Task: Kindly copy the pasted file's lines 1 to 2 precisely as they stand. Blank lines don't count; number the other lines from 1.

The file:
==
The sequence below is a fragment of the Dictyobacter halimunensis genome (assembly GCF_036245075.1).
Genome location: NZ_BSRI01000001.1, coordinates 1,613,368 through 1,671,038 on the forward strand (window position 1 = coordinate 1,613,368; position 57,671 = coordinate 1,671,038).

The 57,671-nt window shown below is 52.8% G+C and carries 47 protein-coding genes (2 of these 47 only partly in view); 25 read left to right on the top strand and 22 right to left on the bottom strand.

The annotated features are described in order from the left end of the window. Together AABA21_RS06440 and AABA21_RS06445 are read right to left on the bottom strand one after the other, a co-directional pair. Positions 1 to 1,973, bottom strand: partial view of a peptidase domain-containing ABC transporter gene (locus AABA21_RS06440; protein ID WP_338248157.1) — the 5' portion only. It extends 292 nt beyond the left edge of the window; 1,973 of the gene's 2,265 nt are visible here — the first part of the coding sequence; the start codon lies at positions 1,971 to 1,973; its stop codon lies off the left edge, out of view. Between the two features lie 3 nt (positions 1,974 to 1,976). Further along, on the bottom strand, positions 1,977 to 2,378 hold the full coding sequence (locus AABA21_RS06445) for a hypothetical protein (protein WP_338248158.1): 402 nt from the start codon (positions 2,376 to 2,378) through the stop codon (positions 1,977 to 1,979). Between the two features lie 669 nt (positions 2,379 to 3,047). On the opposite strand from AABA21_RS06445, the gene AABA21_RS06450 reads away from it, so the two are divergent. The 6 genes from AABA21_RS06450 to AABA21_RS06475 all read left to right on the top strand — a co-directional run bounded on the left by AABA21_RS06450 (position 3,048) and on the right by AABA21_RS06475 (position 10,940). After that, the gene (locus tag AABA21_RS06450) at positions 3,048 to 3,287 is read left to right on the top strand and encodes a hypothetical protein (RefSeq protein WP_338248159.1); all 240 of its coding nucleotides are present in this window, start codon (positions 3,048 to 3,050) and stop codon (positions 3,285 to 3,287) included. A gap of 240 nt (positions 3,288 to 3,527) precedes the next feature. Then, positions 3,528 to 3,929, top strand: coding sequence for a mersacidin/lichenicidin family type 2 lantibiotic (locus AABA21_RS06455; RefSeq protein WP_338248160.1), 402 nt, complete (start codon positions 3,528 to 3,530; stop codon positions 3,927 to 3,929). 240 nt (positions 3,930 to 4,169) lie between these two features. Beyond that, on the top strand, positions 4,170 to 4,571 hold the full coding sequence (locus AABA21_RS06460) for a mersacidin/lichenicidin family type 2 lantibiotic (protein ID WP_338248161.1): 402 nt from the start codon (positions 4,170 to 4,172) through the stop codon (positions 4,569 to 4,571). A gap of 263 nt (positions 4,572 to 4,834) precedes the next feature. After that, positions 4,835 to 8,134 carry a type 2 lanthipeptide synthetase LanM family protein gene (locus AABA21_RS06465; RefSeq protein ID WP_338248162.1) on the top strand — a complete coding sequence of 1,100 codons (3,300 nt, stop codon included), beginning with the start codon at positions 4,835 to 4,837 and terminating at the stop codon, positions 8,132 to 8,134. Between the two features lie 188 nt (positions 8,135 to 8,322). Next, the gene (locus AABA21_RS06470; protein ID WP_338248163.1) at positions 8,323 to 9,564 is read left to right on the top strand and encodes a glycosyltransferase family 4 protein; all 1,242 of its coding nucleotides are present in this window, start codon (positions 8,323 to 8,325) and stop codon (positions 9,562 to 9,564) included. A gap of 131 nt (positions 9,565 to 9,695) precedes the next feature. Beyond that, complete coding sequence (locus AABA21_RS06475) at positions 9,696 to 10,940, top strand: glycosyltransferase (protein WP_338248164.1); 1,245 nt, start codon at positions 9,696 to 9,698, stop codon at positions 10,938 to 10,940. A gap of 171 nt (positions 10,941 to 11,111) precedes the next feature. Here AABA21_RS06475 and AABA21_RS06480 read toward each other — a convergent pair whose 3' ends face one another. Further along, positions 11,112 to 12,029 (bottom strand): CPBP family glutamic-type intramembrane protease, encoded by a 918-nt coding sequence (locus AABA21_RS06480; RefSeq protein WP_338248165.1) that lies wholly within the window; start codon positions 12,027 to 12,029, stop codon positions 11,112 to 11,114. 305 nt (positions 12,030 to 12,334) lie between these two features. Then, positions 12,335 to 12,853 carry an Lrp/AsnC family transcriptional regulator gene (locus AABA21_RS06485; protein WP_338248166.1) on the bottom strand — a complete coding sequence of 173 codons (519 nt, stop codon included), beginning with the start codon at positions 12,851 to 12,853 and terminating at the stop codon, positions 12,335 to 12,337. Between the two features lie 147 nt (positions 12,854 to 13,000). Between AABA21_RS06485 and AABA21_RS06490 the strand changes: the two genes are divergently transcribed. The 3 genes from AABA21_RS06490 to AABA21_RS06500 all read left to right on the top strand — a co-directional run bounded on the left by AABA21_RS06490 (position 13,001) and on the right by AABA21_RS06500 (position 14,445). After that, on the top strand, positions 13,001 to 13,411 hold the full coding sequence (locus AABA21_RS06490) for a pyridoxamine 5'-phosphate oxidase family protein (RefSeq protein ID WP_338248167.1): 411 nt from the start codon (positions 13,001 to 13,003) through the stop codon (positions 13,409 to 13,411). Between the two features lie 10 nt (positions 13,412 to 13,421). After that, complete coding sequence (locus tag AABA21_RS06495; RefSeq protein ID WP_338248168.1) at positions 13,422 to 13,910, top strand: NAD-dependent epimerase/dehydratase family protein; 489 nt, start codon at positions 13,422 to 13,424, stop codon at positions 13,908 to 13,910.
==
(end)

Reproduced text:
The sequence below is a fragment of the Dictyobacter halimunensis genome (assembly GCF_036245075.1).
Genome location: NZ_BSRI01000001.1, coordinates 1,613,368 through 1,671,038 on the forward strand (window position 1 = coordinate 1,613,368; position 57,671 = coordinate 1,671,038).